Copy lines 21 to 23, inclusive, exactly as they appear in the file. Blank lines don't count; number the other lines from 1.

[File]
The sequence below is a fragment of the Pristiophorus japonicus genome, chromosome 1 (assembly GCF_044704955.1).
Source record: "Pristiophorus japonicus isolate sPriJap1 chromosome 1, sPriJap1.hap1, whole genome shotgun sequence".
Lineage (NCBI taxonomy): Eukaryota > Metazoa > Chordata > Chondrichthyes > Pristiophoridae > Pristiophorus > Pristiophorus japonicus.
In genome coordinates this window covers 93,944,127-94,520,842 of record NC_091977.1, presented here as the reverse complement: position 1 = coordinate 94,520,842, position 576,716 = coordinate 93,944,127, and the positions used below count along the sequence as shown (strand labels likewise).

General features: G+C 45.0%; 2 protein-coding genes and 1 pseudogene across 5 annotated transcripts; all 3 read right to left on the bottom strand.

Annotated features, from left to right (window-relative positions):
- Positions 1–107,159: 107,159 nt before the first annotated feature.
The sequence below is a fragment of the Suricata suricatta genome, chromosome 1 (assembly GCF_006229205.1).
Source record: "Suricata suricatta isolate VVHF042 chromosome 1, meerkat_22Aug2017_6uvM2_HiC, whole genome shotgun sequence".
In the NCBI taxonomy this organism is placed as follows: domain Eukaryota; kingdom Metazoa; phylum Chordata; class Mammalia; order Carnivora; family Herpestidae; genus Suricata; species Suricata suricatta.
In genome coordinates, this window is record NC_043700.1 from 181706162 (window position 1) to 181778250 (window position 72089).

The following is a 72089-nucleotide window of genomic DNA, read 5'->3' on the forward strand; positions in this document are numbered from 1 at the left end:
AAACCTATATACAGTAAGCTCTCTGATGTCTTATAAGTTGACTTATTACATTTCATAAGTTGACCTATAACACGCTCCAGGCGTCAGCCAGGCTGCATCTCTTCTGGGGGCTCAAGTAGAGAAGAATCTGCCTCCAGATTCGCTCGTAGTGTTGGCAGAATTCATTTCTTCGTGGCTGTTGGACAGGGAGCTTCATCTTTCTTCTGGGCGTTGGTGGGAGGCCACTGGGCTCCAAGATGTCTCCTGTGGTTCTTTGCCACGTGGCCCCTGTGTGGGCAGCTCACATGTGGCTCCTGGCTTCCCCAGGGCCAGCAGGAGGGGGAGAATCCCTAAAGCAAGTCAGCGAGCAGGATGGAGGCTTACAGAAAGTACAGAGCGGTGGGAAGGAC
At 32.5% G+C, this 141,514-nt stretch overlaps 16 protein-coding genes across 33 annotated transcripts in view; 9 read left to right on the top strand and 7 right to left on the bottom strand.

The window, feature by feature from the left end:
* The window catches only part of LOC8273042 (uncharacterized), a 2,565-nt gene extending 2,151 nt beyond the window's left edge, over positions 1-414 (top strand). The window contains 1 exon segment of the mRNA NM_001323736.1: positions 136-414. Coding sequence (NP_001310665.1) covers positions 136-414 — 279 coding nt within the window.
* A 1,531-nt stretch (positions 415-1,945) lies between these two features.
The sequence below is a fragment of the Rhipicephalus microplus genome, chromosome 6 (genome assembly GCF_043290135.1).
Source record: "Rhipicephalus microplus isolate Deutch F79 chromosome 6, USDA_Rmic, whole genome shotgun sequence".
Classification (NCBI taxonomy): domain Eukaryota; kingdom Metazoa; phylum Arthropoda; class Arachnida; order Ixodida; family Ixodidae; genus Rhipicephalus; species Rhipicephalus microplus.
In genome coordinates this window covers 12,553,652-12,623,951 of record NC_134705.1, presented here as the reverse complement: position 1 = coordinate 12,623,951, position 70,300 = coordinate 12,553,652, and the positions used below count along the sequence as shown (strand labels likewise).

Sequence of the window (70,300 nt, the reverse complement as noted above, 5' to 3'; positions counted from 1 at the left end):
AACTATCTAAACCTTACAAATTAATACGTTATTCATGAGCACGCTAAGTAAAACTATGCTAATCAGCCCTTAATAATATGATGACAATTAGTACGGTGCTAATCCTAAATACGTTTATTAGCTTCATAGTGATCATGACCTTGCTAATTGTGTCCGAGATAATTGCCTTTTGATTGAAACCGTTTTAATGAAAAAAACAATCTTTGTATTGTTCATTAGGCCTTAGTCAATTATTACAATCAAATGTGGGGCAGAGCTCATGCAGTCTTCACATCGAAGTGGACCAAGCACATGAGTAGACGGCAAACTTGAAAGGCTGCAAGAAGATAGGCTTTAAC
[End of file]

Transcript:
In genome coordinates this window covers 12,553,652-12,623,951 of record NC_134705.1, presented here as the reverse complement: position 1 = coordinate 12,623,951, position 70,300 = coordinate 12,553,652, and the positions used below count along the sequence as shown (strand labels likewise).

Sequence of the window (70,300 nt, the reverse complement as noted above, 5' to 3'; positions counted from 1 at the left end):
AACTATCTAAACCTTACAAATTAATACGTTATTCATGAGCACGCTAAGTAAAACTATGCTAATCAGCCCTTAATAATATGATGACAATTAGTACGGTGCTAATCCTAAATACGTTTATTAGCTTCATAGTGATCATGACCTTGCTAATTGTGTCCGAGATAATTGCCTTTTGATTGAAACCGTTTTAATGAAAAAAACAATCTTTGTATTGTTCATTAGGCCTTAGTCAATTATTACAATCAAATGTGGGGCAGAGCTCATGCAGTCTTCACATCGAAGTGGACCAAGCACATGAGTAGACGGCAAACTTGAAAGGCTGCAAGAAGATAGGCTTTAAC